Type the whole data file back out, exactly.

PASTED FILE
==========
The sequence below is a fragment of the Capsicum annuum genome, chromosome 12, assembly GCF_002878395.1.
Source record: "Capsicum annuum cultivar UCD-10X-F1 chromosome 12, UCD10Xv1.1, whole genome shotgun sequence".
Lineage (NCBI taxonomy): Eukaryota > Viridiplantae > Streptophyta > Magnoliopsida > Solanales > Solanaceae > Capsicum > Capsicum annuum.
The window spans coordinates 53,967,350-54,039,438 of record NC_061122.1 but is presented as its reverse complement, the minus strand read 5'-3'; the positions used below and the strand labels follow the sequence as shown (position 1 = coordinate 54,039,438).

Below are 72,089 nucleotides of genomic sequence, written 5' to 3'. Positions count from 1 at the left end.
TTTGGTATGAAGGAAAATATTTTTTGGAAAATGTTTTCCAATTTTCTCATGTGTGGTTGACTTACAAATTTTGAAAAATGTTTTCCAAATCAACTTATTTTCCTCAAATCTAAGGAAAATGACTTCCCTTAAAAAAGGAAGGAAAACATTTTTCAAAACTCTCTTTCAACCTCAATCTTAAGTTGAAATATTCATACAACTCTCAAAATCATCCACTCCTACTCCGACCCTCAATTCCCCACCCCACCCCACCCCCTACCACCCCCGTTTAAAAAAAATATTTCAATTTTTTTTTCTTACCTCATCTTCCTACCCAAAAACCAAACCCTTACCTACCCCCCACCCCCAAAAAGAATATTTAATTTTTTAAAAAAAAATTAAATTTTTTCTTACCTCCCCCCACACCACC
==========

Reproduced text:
The sequence below is a fragment of the Capsicum annuum genome, chromosome 12, assembly GCF_002878395.1.
Source record: "Capsicum annuum cultivar UCD-10X-F1 chromosome 12, UCD10Xv1.1, whole genome shotgun sequence".
Lineage (NCBI taxonomy): Eukaryota > Viridiplantae > Streptophyta > Magnoliopsida > Solanales > Solanaceae > Capsicum > Capsicum annuum.
The window spans coordinates 53,967,350-54,039,438 of record NC_061122.1 but is presented as its reverse complement, the minus strand read 5'-3'; the positions used below and the strand labels follow the sequence as shown (position 1 = coordinate 54,039,438).

Below are 72,089 nucleotides of genomic sequence, written 5' to 3'. Positions count from 1 at the left end.
TTTGGTATGAAGGAAAATATTTTTTGGAAAATGTTTTCCAATTTTCTCATGTGTGGTTGACTTACAAATTTTGAAAAATGTTTTCCAAATCAACTTATTTTCCTCAAATCTAAGGAAAATGACTTCCCTTAAAAAAGGAAGGAAAACATTTTTCAAAACTCTCTTTCAACCTCAATCTTAAGTTGAAATATTCATACAACTCTCAAAATCATCCACTCCTACTCCGACCCTCAATTCCCCACCCCACCCCACCCCCTACCACCCCCGTTTAAAAAAAATATTTCAATTTTTTTTTCTTACCTCATCTTCCTACCCAAAAACCAAACCCTTACCTACCCCCCACCCCCAAAAAGAATATTTAATTTTTTAAAAAAAAATTAAATTTTTTCTTACCTCCCCCCACACCACC